When it comes to a mid-sized SUV with a premium feel, the Volkswagen Tiguan has been a crowd favourite. Peel back the pages of Tiguan history to as far as 2007, and you will find that pretty much every generation of this car has been lapped up by the punters. In fact, it wasn’t until 2016 that Volkswagen decided a second generation was needed.
While one could argue the Tiguan is somewhat devoid of character, it was and is a well-rounded and solid performer in this segment. The current Tiguan has been given a dose of automotive Botox and sports some extra kit for 2021. Let’s see what this facelift has done to one of Volkswagen’s biggest cash cows.
Sitting in the same platform as the Skoda Karoq and Seat Ateca, the new Tiguan consist of entry level and high-grade models in either 2WD or AWD. The family kicks off with the TSi Life 2WD at $46,990 and the R-Line Spec at $56,990. The AWD variants retail at $60,990 for the TSi Style and $69,990 for the car I tested, the range topping R-Line. Overseas markets also get a PHEV version but Kiwi buyers will have to make do without, well for now anyway.
Every Tiguan gives you a four-cylinder turbocharged petrol engine. Depending on whether you opt for 2WD or AWD will dictate how much power and displacement you get. All 2WD models get Volkswagen’s proven 1.4L turbo four pot with 110kW and 250Nm of torque. Step up to the Style 4WD and that is boosted to 2.0L and 132kW/320Nm respectively.
My R-Line AWD was the most powerful at 162kW/350Nm. Oddly though, despite the extra grunt, the R-Line AWD is actually more economical than the Style at 8.3L/100km over the Style’s 8.6L/100km. Fancy that. All models get the same seven-speed dual clutch automatic transmission.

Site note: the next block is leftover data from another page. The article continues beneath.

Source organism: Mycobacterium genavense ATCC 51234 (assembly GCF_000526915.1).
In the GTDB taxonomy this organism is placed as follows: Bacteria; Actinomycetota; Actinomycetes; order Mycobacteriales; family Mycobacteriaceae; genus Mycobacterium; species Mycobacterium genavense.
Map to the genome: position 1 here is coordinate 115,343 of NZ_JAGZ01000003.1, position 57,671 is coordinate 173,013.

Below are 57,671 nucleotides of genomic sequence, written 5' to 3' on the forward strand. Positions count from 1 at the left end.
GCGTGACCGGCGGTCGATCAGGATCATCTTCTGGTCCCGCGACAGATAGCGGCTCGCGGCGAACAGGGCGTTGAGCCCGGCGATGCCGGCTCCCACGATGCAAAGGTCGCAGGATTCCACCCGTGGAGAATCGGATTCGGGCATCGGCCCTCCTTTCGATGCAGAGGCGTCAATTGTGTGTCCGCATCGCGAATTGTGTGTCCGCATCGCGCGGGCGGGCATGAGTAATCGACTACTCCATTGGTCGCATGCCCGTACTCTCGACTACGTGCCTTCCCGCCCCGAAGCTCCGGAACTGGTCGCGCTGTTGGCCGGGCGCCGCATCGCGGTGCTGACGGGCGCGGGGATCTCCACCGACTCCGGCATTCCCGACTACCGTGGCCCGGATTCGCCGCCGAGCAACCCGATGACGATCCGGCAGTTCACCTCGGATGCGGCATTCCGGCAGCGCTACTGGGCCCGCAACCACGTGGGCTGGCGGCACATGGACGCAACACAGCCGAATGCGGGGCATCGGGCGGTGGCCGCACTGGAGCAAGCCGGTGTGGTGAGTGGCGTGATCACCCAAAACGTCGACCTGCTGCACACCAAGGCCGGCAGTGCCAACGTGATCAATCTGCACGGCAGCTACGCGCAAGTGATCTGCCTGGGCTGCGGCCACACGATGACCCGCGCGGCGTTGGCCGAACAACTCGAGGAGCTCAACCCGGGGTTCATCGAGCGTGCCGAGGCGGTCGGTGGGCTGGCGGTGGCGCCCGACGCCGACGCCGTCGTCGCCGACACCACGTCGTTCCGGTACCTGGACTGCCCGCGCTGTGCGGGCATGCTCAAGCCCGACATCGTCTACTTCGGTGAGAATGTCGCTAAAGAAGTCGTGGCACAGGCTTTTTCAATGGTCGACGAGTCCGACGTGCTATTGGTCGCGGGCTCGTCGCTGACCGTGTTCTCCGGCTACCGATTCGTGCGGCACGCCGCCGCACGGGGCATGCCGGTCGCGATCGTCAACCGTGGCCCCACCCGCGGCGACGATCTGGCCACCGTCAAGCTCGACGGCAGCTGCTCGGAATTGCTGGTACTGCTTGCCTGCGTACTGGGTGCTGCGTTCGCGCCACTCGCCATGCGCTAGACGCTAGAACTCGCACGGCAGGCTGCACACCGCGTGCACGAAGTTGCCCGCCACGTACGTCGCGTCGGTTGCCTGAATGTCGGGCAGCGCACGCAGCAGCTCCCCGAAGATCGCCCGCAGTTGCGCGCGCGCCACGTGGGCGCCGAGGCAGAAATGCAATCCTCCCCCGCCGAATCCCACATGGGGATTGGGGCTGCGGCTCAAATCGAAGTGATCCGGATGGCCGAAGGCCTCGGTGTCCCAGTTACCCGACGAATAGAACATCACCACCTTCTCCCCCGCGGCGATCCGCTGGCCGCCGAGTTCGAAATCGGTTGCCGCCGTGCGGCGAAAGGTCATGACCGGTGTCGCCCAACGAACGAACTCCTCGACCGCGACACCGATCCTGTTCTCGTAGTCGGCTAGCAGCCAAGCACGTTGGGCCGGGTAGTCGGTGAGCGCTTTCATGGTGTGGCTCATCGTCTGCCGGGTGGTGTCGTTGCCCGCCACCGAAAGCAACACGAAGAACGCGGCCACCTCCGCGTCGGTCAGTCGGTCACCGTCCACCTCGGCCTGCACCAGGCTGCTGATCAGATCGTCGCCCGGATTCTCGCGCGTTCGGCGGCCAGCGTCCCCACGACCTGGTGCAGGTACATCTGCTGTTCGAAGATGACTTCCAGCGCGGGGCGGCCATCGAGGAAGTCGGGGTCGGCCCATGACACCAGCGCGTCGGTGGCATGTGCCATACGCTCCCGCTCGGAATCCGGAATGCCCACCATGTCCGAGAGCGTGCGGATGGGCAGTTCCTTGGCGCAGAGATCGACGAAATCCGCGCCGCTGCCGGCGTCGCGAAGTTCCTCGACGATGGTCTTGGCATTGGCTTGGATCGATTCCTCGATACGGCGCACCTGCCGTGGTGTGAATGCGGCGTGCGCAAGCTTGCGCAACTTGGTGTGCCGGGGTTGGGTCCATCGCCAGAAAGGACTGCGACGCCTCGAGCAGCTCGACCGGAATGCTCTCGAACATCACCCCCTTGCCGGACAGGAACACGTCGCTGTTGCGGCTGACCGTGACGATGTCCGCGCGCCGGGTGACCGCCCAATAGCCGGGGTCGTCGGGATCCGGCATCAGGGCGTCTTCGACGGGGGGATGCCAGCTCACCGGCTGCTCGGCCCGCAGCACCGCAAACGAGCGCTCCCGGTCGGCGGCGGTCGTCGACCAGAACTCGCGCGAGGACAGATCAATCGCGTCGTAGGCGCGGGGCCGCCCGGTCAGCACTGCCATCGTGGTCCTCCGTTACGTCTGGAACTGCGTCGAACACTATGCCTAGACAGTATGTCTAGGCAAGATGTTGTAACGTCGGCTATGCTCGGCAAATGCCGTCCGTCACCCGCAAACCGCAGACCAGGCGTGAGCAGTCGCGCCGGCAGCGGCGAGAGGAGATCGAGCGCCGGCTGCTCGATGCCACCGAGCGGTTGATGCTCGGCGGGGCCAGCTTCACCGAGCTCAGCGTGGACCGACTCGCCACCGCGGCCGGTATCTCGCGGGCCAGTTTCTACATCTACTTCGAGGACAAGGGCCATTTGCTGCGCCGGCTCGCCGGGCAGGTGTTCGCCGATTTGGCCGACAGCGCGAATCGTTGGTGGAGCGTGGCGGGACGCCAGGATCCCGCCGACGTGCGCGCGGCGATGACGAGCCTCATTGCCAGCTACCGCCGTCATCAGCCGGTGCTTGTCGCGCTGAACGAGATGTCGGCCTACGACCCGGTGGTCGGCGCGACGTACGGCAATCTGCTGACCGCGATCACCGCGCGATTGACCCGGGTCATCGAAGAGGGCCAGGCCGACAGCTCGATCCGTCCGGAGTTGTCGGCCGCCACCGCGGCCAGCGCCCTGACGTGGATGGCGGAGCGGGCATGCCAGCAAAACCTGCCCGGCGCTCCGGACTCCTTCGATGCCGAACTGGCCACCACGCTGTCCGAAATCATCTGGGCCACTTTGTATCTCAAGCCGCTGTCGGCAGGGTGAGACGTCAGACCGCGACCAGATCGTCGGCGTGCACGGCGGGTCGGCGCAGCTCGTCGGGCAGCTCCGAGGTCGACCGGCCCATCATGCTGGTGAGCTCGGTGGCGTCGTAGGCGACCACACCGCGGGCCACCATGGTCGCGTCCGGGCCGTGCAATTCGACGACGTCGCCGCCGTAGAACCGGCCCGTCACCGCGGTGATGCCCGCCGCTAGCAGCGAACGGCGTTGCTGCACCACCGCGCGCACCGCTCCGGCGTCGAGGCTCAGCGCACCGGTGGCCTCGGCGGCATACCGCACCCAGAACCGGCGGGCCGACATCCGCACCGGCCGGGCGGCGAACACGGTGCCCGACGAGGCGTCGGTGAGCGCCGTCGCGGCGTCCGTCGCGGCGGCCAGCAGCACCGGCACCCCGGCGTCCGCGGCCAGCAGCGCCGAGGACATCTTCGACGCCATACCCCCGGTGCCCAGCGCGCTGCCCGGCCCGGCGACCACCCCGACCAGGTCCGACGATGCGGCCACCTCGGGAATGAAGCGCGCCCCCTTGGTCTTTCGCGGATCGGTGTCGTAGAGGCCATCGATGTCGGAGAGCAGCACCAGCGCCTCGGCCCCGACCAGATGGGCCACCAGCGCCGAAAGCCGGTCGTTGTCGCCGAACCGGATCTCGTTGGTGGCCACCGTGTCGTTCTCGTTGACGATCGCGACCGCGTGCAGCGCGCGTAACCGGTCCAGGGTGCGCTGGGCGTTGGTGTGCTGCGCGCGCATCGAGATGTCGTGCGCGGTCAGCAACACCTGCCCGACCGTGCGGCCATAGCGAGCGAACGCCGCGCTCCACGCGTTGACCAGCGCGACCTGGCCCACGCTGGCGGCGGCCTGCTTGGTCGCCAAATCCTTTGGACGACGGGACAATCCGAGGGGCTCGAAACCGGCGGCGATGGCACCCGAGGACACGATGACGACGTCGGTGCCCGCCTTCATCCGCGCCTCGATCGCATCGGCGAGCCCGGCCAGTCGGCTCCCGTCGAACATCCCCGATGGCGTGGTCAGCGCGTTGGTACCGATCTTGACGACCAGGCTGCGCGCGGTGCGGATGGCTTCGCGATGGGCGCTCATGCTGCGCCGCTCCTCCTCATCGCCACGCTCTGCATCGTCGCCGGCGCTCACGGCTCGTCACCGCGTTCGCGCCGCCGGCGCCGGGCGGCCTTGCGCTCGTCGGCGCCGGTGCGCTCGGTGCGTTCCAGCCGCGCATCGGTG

In terms of looks, the facelifted Tiguan is pretty much just that, a facelift. The biggest tell-tale sign of automotive nip tuck are the new LED headlights which mimic that of the new Golf 8 and a wider front grill. Round the back nothing much has really changed apart from revised taillights and rear bumper.
Inside, the changes are more considerable. For the current car, Volkswagen have done away with conventional switchgear in favour of a barrage of touch buttons adorning the centre console and R-Line steering wheel. While modern and contemporary, they can be infuriating at times. The most difficult of these were the controls for the climate control. You have to apply exactly the right amount of pressure from your index finger each time. Leave it for a microsecond too long and it will default to HI or LO. The wheel mounted controls are much better though.
With the new Tiguan, Volkswagen say that “you will never want to leave” and to a certain extent, I can see what they mean. There is a tonne of room to get comfy, plus oodles of head and legroom. There is plenty of seating and wheel adjustment allowing you to find your optimum driving position and thanks to un-intrusive A-pillars, forward visibility is good.